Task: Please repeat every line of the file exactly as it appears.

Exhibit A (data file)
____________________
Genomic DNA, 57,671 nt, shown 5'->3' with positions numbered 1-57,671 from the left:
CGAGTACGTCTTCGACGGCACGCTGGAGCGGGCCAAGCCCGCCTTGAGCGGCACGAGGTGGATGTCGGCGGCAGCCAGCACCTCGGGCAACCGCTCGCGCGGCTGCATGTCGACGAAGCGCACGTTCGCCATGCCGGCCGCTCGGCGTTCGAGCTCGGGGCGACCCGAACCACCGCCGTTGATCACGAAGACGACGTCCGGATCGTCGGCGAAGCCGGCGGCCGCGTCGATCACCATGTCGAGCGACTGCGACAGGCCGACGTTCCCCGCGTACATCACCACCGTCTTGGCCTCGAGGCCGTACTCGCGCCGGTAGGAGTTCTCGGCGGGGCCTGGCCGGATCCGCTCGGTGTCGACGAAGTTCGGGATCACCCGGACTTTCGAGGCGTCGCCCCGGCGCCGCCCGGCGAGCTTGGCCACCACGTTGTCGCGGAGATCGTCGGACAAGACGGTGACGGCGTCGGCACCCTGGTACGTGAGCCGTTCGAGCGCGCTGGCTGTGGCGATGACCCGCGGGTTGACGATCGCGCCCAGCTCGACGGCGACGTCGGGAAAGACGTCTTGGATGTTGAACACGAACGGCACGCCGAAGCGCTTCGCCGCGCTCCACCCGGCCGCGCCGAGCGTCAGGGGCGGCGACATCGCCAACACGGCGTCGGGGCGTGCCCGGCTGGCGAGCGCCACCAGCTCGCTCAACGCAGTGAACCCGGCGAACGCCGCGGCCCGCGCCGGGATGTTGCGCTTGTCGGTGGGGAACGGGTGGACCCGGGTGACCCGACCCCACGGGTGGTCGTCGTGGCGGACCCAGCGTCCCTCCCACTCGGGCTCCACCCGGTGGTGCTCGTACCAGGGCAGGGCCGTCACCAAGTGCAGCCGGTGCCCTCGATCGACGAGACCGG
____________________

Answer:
Genomic DNA, 57,671 nt, shown 5'->3' with positions numbered 1-57,671 from the left:
CGAGTACGTCTTCGACGGCACGCTGGAGCGGGCCAAGCCCGCCTTGAGCGGCACGAGGTGGATGTCGGCGGCAGCCAGCACCTCGGGCAACCGCTCGCGCGGCTGCATGTCGACGAAGCGCACGTTCGCCATGCCGGCCGCTCGGCGTTCGAGCTCGGGGCGACCCGAACCACCGCCGTTGATCACGAAGACGACGTCCGGATCGTCGGCGAAGCCGGCGGCCGCGTCGATCACCATGTCGAGCGACTGCGACAGGCCGACGTTCCCCGCGTACATCACCACCGTCTTGGCCTCGAGGCCGTACTCGCGCCGGTAGGAGTTCTCGGCGGGGCCTGGCCGGATCCGCTCGGTGTCGACGAAGTTCGGGATCACCCGGACTTTCGAGGCGTCGCCCCGGCGCCGCCCGGCGAGCTTGGCCACCACGTTGTCGCGGAGATCGTCGGACAAGACGGTGACGGCGTCGGCACCCTGGTACGTGAGCCGTTCGAGCGCGCTGGCTGTGGCGATGACCCGCGGGTTGACGATCGCGCCCAGCTCGACGGCGACGTCGGGAAAGACGTCTTGGATGTTGAACACGAACGGCACGCCGAAGCGCTTCGCCGCGCTCCACCCGGCCGCGCCGAGCGTCAGGGGCGGCGACATCGCCAACACGGCGTCGGGGCGTGCCCGGCTGGCGAGCGCCACCAGCTCGCTCAACGCAGTGAACCCGGCGAACGCCGCGGCCCGCGCCGGGATGTTGCGCTTGTCGGTGGGGAACGGGTGGACCCGGGTGACCCGACCCCACGGGTGGTCGTCGTGGCGGACCCAGCGTCCCTCCCACTCGGGCTCCACCCGGTGGTGCTCGTACCAGGGCAGGGCCGTCACCAAGTGCAGCCGGTGCCCTCGATCGACGAGACCGG